# paired t test

Wikipedia says:

“….

Paired samples t-tests typically consist of a sample of matched pairs of similar units, or one group of units that has been tested twice (a “repeated measures” t-test).

A typical example of the repeated measures t-test would be where subjects are tested prior to a treatment, say for high blood pressure, and the same subjects are tested again after treatment with a blood-pressure lowering medication. By comparing the same patient’s numbers before and after treatment, we are effectively using each patient as their own control.

…”

http://en.wikipedia.org/wiki/Student%27s_t-test#Paired_samples

http://www.stats.gla.ac.uk/glossary/?q=node/355

http://www.gla.ac.uk/sums/users/jdbmcdonald/PrePost_TTest/pairedt1.html

# One sample t test

The one sample t test is used to test sample data against the Null Hypothesis (H0). In this case the Null Hypothesis is whether the sample mean matches the population mean.

# chi square test statistic

The Chi square compares the observed data with the Null Hypothesis.

Chi square test looks at single set of data and Null Hypothesis.

• Ho The no difference or no association hypothesis that shows no difference between observed and expected data.
• H1 This postulates that there is a difference between observed and experimental data.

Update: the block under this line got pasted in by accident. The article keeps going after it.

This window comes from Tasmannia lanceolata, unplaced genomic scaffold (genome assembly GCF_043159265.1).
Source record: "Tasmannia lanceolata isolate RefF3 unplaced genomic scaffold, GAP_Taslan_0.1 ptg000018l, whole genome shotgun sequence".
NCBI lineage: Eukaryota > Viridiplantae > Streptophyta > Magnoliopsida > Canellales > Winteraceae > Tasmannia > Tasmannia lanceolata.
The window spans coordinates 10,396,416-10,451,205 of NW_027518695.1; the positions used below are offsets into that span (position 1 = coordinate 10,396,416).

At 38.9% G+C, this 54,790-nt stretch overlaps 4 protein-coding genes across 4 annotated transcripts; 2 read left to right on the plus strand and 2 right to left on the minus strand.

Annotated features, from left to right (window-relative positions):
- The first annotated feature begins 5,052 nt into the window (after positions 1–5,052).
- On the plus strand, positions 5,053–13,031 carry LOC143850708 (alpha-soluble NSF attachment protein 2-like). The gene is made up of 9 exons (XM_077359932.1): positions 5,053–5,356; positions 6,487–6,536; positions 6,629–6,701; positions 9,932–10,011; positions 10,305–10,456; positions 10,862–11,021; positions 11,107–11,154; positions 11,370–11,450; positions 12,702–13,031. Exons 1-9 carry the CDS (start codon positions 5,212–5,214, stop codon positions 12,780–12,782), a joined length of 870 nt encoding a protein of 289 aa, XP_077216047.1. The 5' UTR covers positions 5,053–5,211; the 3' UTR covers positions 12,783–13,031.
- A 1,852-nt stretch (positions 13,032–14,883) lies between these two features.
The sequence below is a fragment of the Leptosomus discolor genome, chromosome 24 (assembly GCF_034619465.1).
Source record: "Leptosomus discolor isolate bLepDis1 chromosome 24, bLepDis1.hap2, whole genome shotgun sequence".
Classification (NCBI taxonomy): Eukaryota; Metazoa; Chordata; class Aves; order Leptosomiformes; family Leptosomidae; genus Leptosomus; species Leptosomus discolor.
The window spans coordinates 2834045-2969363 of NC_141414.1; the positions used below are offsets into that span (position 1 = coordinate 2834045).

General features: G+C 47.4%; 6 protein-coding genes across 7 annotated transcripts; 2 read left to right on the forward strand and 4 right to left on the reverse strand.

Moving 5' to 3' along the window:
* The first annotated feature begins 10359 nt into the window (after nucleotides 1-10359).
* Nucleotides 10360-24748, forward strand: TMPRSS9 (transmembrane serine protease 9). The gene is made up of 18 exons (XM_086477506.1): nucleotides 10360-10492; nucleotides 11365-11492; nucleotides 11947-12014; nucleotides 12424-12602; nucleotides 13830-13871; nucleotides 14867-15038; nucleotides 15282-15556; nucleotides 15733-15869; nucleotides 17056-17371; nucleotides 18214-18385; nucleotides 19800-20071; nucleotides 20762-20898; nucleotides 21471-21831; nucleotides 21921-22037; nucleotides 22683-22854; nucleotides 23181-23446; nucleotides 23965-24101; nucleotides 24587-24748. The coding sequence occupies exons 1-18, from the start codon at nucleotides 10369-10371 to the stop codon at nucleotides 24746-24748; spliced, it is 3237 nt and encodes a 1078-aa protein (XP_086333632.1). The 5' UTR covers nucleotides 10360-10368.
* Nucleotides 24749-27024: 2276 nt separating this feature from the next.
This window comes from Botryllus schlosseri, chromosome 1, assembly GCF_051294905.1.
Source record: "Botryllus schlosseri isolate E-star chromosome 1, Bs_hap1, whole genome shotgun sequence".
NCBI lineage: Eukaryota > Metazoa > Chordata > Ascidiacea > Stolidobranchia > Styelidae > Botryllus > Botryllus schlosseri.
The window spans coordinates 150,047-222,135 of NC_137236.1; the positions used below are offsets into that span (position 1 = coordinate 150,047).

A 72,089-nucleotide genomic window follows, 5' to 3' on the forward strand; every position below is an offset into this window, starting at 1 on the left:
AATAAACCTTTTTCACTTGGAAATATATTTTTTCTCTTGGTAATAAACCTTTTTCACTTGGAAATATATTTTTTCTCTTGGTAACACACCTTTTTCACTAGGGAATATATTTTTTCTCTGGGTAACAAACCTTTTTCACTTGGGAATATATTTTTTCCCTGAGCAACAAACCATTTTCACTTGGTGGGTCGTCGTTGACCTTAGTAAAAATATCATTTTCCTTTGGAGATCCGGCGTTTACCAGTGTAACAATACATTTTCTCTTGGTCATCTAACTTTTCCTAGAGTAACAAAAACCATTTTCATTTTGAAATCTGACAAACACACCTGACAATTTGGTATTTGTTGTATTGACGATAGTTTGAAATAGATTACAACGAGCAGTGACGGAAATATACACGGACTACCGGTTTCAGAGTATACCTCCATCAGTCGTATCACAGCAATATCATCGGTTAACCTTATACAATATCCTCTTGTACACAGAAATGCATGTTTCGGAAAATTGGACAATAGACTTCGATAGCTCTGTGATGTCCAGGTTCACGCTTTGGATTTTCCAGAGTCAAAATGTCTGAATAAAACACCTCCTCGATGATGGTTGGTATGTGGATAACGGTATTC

Expected = row X col total / grand total

χ2 = sum ((observed – expected) /Expected)2

χ2  and DF/degree of freedom gives the test statistic

A big difference between observed and expected results in a large test statistic (χ2) and so leads to a rejection of the Null Hypothesis (Ho)

The greater the value of the test statistic, the greater the evidence against the Null hypothesis -leads to a smaller p -value

“…The p-value is the area under the chi-square probability density function (pdf) curve to the right of the specified χ2 value…” http://www.di-mgt.com.au/chisquare-calculator.h

Source: di mgt.com.au

p value is the area to the right of the test statistic. The less the number (< 0.05) the more likely to reject the Null Hypothesis

http://www.stat.ucla.edu/~kcli/stat13/stat13-lecture14.pdf

Nice video explaining it all.

# Cat Now Found in Hollingdean and Hollingbury

Missing. Found!

A neighbour at the end of the road spotted one of our notices and she’s back home. Skinny but looks OK.